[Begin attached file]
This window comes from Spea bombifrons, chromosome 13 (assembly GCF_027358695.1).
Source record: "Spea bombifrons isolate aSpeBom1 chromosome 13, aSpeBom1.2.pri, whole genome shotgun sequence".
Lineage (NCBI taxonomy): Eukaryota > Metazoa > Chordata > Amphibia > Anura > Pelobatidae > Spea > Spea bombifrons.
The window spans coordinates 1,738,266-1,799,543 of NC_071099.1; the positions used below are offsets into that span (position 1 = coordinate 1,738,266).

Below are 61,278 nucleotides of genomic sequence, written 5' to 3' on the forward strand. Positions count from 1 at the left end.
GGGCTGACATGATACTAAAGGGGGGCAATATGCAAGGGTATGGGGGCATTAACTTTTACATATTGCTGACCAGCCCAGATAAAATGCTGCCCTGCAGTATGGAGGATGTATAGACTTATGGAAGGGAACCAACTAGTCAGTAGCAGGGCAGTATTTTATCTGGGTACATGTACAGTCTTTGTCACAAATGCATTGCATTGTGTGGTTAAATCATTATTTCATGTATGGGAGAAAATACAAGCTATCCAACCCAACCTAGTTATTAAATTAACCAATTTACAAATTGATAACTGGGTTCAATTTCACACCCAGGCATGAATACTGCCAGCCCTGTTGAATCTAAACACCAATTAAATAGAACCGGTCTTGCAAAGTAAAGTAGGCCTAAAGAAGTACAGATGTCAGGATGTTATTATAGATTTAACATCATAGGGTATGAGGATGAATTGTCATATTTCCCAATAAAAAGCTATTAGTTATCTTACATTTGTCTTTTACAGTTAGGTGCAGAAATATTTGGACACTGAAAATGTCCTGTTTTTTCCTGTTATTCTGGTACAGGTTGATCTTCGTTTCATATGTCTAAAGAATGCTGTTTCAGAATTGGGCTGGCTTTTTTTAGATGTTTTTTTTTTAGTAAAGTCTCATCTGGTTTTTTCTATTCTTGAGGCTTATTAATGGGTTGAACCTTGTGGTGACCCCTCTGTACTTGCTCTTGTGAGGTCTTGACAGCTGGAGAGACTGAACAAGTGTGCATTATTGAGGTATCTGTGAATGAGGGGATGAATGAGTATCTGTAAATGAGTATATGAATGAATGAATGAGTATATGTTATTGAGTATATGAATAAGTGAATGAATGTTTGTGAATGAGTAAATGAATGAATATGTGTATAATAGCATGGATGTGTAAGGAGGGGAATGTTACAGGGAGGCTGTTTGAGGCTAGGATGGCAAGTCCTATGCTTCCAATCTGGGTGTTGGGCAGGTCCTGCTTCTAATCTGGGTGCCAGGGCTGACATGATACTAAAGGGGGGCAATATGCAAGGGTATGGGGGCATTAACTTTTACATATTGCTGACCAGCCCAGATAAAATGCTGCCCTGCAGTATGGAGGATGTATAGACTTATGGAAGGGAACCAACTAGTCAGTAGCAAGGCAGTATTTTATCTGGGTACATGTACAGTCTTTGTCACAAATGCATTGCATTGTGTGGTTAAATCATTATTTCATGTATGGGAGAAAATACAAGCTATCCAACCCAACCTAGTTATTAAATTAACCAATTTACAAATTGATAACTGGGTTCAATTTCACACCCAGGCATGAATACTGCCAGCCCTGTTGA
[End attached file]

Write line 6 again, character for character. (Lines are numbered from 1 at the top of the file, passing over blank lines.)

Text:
GGGCTGACATGATACTAAAGGGGGGCAATATGCAAGGGTATGGGGGCATTAACTTTTACATATTGCTGACCAGCCCAGATAAAATGCTGCCCTGCAGTATGGAGGATGTATAGACTTATGGAAGGGAACCAACTAGTCAGTAGCAGGGCAGTATTTTATCTGGGTACATGTACAGTCTTTGTCACAAATGCATTGCATTGTGTGGTTAAATCATTATTTCATGTATGGGAGAAAATACAAGCTATCCAACCCAACCTAGTTATTAAATTAACCAATTTACAAATTGATAACTGGGTTCAATTTCACACCCAGGCATGAATACTGCCAGCCCTGTTGAATCTAAACACCAATTAAATAGAACCGGTCTTGCAAAGTAAAGTAGGCCTAAAGAAGTACAGATGTCAGGATGTTATTATAGATTTAACATCATAGGGTATGAGGATGAATTGTCATATTTCCCAATAAAAAGCTATTAGTTATCTTACATTTGTCTTTTACAGTTAGGTGCAGAAATATTTGGACACTGAAAATGTCCTGTTTTTTCCTGTTATTCTGGTACAGGTTGATCTTCGTTTCATATGTCTAAAGAATGCTGTTTCAGAATTGGGCTGGCTTTTTTTAGATGTTTTTTTTTTAGTAAAGTCTCATCTGGTTTTTTCTATTCTTGAGGCTTATTAATGGGTTGAACCTTGTGGTGACCCCTCTGTACTTGCTCTTGTGAGGTCTTGACAGCTGGAGAGACTGAACAAGTGTGCATTATTGAGGTATCTGTGAATGAGGGGATGAATGAGTATCTGTAAATGAGTATATGAATGAATGAATGAGTATATGTTATTGAGTATATGAATAAGTGAATGAATGTTTGTGAATGAGTAAATGAATGAATATGTGTATAATAGCATGGATGTGTAAGGAGGGGAATGTTACAGGGAGGCTGTTTGAGGCTAGGATGGCAAGTCCTATGCTTCCAATCTGGGTGTTGGGCAGGTCCTGCTTCTAATCTGGGTGCCAGGGCTGACATGATACTAAAGGGGGGCAATATGCAAGGGTATGGGGGCATTAACTTTTACATATTGCTGACCAGCCCAGATAAAATGCTGCCCTGCAGTATGGAGGATGTATAGACTTATGGAAGGGAACCAACTAGTCAGTAGCAAGGCAGTATTTTATCTGGGTACATGTACAGTCTTTGTCACAAATGCATTGCATTGTGTGGTTAAATCATTATTTCATGTATGGGAGAAAATACAAGCTATCCAACCCAACCTAGTTATTAAATTAACCAATTTACAAATTGATAACTGGGTTCAATTTCACACCCAGGCATGAATACTGCCAGCCCTGTTGA